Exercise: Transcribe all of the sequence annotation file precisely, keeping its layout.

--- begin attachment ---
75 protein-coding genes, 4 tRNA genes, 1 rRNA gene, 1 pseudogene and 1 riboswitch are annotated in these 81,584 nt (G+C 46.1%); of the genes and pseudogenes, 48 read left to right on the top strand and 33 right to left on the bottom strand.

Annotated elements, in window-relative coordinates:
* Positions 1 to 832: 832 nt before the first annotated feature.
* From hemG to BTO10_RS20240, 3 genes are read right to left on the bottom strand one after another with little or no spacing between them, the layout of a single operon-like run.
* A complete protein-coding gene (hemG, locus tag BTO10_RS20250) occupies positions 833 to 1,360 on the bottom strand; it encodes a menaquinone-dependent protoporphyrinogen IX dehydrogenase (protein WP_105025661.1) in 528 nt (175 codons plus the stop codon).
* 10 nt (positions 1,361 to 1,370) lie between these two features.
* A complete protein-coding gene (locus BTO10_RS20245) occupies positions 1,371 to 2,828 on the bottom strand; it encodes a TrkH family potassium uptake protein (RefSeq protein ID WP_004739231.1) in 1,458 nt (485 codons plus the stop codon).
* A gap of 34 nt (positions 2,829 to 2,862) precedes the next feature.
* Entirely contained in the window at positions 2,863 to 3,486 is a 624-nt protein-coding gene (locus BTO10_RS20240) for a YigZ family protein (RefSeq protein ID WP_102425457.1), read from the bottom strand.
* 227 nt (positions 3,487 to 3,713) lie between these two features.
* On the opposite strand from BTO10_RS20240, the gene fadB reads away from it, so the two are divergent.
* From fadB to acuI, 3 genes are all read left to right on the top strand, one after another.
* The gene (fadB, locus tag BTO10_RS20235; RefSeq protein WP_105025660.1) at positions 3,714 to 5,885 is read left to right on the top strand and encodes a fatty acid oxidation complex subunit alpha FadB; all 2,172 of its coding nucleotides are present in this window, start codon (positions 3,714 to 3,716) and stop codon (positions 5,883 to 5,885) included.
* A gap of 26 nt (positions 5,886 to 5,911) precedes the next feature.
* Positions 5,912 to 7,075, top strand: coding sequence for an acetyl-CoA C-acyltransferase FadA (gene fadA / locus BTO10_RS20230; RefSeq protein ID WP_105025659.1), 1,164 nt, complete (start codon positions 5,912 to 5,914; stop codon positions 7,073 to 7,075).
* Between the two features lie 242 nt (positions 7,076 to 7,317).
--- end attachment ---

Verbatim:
75 protein-coding genes, 4 tRNA genes, 1 rRNA gene, 1 pseudogene and 1 riboswitch are annotated in these 81,584 nt (G+C 46.1%); of the genes and pseudogenes, 48 read left to right on the top strand and 33 right to left on the bottom strand.

Annotated elements, in window-relative coordinates:
* Positions 1 to 832: 832 nt before the first annotated feature.
* From hemG to BTO10_RS20240, 3 genes are read right to left on the bottom strand one after another with little or no spacing between them, the layout of a single operon-like run.
* A complete protein-coding gene (hemG, locus tag BTO10_RS20250) occupies positions 833 to 1,360 on the bottom strand; it encodes a menaquinone-dependent protoporphyrinogen IX dehydrogenase (protein WP_105025661.1) in 528 nt (175 codons plus the stop codon).
* 10 nt (positions 1,361 to 1,370) lie between these two features.
* A complete protein-coding gene (locus BTO10_RS20245) occupies positions 1,371 to 2,828 on the bottom strand; it encodes a TrkH family potassium uptake protein (RefSeq protein ID WP_004739231.1) in 1,458 nt (485 codons plus the stop codon).
* A gap of 34 nt (positions 2,829 to 2,862) precedes the next feature.
* Entirely contained in the window at positions 2,863 to 3,486 is a 624-nt protein-coding gene (locus BTO10_RS20240) for a YigZ family protein (RefSeq protein ID WP_102425457.1), read from the bottom strand.
* 227 nt (positions 3,487 to 3,713) lie between these two features.
* On the opposite strand from BTO10_RS20240, the gene fadB reads away from it, so the two are divergent.
* From fadB to acuI, 3 genes are all read left to right on the top strand, one after another.
* The gene (fadB, locus tag BTO10_RS20235; RefSeq protein WP_105025660.1) at positions 3,714 to 5,885 is read left to right on the top strand and encodes a fatty acid oxidation complex subunit alpha FadB; all 2,172 of its coding nucleotides are present in this window, start codon (positions 3,714 to 3,716) and stop codon (positions 5,883 to 5,885) included.
* A gap of 26 nt (positions 5,886 to 5,911) precedes the next feature.
* Positions 5,912 to 7,075, top strand: coding sequence for an acetyl-CoA C-acyltransferase FadA (gene fadA / locus BTO10_RS20230; RefSeq protein ID WP_105025659.1), 1,164 nt, complete (start codon positions 5,912 to 5,914; stop codon positions 7,073 to 7,075).
* Between the two features lie 242 nt (positions 7,076 to 7,317).